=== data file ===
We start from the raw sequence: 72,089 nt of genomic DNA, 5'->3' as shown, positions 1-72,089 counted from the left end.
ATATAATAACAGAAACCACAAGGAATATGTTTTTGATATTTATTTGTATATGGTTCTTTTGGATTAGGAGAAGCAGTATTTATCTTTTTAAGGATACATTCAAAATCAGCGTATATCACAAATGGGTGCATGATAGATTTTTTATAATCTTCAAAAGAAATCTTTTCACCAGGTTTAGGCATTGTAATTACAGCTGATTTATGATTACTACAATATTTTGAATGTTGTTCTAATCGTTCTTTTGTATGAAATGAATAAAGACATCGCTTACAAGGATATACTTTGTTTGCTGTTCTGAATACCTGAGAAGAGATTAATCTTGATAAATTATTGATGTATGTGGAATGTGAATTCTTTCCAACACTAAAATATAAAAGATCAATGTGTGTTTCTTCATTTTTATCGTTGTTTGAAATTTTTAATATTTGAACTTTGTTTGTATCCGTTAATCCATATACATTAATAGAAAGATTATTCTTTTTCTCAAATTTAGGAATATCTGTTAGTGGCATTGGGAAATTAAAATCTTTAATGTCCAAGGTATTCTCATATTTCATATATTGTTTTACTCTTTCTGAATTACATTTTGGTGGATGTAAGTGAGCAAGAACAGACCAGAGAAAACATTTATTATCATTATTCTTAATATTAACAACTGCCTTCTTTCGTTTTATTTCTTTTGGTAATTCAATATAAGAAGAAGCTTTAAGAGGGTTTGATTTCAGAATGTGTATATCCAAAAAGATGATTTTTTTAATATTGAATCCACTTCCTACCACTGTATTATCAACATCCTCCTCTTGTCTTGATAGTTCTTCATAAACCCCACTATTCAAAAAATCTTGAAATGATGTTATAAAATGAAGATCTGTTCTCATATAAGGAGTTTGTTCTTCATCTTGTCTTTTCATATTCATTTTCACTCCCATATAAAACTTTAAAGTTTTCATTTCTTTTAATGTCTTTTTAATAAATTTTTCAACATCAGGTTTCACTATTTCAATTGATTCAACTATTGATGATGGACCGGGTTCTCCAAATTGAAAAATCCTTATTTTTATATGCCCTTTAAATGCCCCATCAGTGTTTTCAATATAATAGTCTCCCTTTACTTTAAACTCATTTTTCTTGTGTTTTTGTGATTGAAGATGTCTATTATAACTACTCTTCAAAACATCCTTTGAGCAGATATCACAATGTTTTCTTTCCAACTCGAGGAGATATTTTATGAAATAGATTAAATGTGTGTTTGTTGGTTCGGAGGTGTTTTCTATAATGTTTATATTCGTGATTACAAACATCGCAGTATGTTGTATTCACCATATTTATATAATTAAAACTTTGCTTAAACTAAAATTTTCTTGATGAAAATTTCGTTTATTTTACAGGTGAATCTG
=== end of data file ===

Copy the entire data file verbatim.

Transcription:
We start from the raw sequence: 72,089 nt of genomic DNA, 5'->3' as shown, positions 1-72,089 counted from the left end.
ATATAATAACAGAAACCACAAGGAATATGTTTTTGATATTTATTTGTATATGGTTCTTTTGGATTAGGAGAAGCAGTATTTATCTTTTTAAGGATACATTCAAAATCAGCGTATATCACAAATGGGTGCATGATAGATTTTTTATAATCTTCAAAAGAAATCTTTTCACCAGGTTTAGGCATTGTAATTACAGCTGATTTATGATTACTACAATATTTTGAATGTTGTTCTAATCGTTCTTTTGTATGAAATGAATAAAGACATCGCTTACAAGGATATACTTTGTTTGCTGTTCTGAATACCTGAGAAGAGATTAATCTTGATAAATTATTGATGTATGTGGAATGTGAATTCTTTCCAACACTAAAATATAAAAGATCAATGTGTGTTTCTTCATTTTTATCGTTGTTTGAAATTTTTAATATTTGAACTTTGTTTGTATCCGTTAATCCATATACATTAATAGAAAGATTATTCTTTTTCTCAAATTTAGGAATATCTGTTAGTGGCATTGGGAAATTAAAATCTTTAATGTCCAAGGTATTCTCATATTTCATATATTGTTTTACTCTTTCTGAATTACATTTTGGTGGATGTAAGTGAGCAAGAACAGACCAGAGAAAACATTTATTATCATTATTCTTAATATTAACAACTGCCTTCTTTCGTTTTATTTCTTTTGGTAATTCAATATAAGAAGAAGCTTTAAGAGGGTTTGATTTCAGAATGTGTATATCCAAAAAGATGATTTTTTTAATATTGAATCCACTTCCTACCACTGTATTATCAACATCCTCCTCTTGTCTTGATAGTTCTTCATAAACCCCACTATTCAAAAAATCTTGAAATGATGTTATAAAATGAAGATCTGTTCTCATATAAGGAGTTTGTTCTTCATCTTGTCTTTTCATATTCATTTTCACTCCCATATAAAACTTTAAAGTTTTCATTTCTTTTAATGTCTTTTTAATAAATTTTTCAACATCAGGTTTCACTATTTCAATTGATTCAACTATTGATGATGGACCGGGTTCTCCAAATTGAAAAATCCTTATTTTTATATGCCCTTTAAATGCCCCATCAGTGTTTTCAATATAATAGTCTCCCTTTACTTTAAACTCATTTTTCTTGTGTTTTTGTGATTGAAGATGTCTATTATAACTACTCTTCAAAACATCCTTTGAGCAGATATCACAATGTTTTCTTTCCAACTCGAGGAGATATTTTATGAAATAGATTAAATGTGTGTTTGTTGGTTCGGAGGTGTTTTCTATAATGTTTATATTCGTGATTACAAACATCGCAGTATGTTGTATTCACCATATTTATATAATTAAAACTTTGCTTAAACTAAAATTTTCTTGATGAAAATTTCGTTTATTTTACAGGTGAATCTG